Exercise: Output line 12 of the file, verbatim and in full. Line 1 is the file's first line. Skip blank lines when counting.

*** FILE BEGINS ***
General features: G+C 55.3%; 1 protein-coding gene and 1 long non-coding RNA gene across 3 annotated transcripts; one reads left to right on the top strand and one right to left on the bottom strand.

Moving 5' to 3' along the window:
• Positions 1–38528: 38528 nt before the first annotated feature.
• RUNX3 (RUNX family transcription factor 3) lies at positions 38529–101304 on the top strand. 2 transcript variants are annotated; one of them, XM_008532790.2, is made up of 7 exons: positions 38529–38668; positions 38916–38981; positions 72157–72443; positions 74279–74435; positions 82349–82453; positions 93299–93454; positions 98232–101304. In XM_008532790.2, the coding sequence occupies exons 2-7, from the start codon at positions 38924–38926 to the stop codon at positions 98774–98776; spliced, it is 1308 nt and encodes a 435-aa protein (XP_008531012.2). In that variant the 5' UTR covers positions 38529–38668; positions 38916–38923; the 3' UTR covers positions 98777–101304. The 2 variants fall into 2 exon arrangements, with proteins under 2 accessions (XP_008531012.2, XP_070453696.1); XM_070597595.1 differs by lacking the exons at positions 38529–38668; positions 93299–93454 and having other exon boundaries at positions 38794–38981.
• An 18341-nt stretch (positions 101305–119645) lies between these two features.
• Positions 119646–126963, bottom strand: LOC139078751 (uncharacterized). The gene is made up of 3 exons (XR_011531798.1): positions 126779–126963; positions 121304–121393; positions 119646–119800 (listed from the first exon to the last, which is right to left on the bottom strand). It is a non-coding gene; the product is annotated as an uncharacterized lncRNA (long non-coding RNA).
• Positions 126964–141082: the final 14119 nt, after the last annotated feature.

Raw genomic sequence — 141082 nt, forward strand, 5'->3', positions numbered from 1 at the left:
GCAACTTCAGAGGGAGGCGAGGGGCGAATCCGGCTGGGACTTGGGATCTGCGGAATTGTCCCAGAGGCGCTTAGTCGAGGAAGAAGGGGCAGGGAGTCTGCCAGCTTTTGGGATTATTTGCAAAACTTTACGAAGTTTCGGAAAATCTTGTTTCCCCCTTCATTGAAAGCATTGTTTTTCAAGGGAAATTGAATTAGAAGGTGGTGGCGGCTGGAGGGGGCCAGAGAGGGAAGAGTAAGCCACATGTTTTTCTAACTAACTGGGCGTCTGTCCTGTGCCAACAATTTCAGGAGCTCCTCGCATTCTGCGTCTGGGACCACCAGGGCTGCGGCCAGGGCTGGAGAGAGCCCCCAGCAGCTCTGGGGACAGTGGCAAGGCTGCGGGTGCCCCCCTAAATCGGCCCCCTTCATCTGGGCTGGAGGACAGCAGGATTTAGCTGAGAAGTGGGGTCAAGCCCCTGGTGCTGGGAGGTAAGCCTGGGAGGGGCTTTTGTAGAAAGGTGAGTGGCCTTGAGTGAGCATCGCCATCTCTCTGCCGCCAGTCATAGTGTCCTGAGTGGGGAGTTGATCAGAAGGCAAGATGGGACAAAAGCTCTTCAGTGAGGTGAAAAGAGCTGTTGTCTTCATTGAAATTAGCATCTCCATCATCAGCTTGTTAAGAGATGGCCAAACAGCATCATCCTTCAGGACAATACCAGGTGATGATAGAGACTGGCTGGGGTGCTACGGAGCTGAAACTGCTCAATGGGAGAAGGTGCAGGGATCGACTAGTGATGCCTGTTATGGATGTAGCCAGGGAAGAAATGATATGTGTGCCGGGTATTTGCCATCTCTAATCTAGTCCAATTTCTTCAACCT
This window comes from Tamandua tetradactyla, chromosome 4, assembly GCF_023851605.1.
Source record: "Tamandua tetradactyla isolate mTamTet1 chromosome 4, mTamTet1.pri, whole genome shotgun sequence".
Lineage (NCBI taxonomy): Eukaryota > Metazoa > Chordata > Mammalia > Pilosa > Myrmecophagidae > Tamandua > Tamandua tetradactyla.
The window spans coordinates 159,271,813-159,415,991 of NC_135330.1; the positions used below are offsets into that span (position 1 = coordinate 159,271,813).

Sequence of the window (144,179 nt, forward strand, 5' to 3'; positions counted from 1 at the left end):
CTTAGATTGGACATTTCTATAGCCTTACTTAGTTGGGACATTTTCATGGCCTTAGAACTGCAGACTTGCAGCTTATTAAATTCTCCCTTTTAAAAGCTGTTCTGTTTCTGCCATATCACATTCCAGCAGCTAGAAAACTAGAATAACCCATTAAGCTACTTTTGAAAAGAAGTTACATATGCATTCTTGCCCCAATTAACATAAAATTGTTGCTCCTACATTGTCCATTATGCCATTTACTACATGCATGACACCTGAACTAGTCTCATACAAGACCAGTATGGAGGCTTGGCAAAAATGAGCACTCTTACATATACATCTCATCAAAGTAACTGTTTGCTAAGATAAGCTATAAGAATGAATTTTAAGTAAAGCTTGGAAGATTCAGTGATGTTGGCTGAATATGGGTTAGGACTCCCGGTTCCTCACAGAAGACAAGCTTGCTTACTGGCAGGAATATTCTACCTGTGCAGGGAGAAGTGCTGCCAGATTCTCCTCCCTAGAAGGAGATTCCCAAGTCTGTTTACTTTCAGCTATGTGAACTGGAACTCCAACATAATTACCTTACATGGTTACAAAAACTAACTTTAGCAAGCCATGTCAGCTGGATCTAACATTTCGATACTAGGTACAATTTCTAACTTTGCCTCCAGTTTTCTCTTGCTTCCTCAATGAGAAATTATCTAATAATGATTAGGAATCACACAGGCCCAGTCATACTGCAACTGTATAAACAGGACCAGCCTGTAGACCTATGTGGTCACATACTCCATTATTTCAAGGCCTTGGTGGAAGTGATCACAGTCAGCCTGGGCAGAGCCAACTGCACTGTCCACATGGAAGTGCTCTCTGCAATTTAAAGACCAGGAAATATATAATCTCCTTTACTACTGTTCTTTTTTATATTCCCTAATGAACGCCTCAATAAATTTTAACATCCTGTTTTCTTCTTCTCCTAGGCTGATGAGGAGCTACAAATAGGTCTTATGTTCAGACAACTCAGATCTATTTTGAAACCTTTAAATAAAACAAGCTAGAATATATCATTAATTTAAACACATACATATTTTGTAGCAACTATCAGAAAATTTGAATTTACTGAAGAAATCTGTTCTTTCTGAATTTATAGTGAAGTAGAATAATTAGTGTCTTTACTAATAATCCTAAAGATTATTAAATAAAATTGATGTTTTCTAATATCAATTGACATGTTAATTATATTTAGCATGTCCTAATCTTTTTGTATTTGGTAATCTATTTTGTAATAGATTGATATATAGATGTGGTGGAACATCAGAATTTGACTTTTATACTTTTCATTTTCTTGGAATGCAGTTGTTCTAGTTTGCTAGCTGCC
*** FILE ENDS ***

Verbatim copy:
Lineage (NCBI taxonomy): Eukaryota > Metazoa > Chordata > Mammalia > Pilosa > Myrmecophagidae > Tamandua > Tamandua tetradactyla.